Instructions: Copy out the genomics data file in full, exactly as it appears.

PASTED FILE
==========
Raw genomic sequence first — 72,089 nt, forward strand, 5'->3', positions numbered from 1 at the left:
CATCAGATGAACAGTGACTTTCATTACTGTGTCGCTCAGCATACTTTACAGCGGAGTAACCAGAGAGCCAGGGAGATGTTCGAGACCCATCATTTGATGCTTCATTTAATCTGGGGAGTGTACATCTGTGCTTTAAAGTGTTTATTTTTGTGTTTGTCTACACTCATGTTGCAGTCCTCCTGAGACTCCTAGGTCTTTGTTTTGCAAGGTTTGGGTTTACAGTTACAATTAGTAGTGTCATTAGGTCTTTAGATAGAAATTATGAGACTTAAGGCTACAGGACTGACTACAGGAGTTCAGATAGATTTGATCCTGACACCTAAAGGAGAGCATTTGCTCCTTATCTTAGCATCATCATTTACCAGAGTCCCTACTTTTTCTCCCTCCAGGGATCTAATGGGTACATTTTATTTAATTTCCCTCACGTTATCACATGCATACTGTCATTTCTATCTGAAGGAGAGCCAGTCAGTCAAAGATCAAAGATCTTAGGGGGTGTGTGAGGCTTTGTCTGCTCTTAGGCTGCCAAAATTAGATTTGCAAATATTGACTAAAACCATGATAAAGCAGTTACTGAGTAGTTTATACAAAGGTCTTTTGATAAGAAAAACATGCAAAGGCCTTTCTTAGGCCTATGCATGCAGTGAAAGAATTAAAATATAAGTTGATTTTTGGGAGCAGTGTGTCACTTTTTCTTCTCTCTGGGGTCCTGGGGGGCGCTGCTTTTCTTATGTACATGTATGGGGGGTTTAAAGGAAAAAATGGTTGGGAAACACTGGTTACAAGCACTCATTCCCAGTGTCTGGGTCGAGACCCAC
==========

Raw genomic sequence first — 72,089 nt, forward strand, 5'->3', positions numbered from 1 at the left:
CATCAGATGAACAGTGACTTTCATTACTGTGTCGCTCAGCATACTTTACAGCGGAGTAACCAGAGAGCCAGGGAGATGTTCGAGACCCATCATTTGATGCTTCATTTAATCTGGGGAGTGTACATCTGTGCTTTAAAGTGTTTATTTTTGTGTTTGTCTACACTCATGTTGCAGTCCTCCTGAGACTCCTAGGTCTTTGTTTTGCAAGGTTTGGGTTTACAGTTACAATTAGTAGTGTCATTAGGTCTTTAGATAGAAATTATGAGACTTAAGGCTACAGGACTGACTACAGGAGTTCAGATAGATTTGATCCTGACACCTAAAGGAGAGCATTTGCTCCTTATCTTAGCATCATCATTTACCAGAGTCCCTACTTTTTCTCCCTCCAGGGATCTAATGGGTACATTTTATTTAATTTCCCTCACGTTATCACATGCATACTGTCATTTCTATCTGAAGGAGAGCCAGTCAGTCAAAGATCAAAGATCTTAGGGGGTGTGTGAGGCTTTGTCTGCTCTTAGGCTGCCAAAATTAGATTTGCAAATATTGACTAAAACCATGATAAAGCAGTTACTGAGTAGTTTATACAAAGGTCTTTTGATAAGAAAAACATGCAAAGGCCTTTCTTAGGCCTATGCATGCAGTGAAAGAATTAAAATATAAGTTGATTTTTGGGAGCAGTGTGTCACTTTTTCTTCTCTCTGGGGTCCTGGGGGGCGCTGCTTTTCTTATGTACATGTATGGGGGGTTTAAAGGAAAAAATGGTTGGGAAACACTGGTTACAAGCACTCATTCCCAGTGTCTGGGTCGAGACCCAC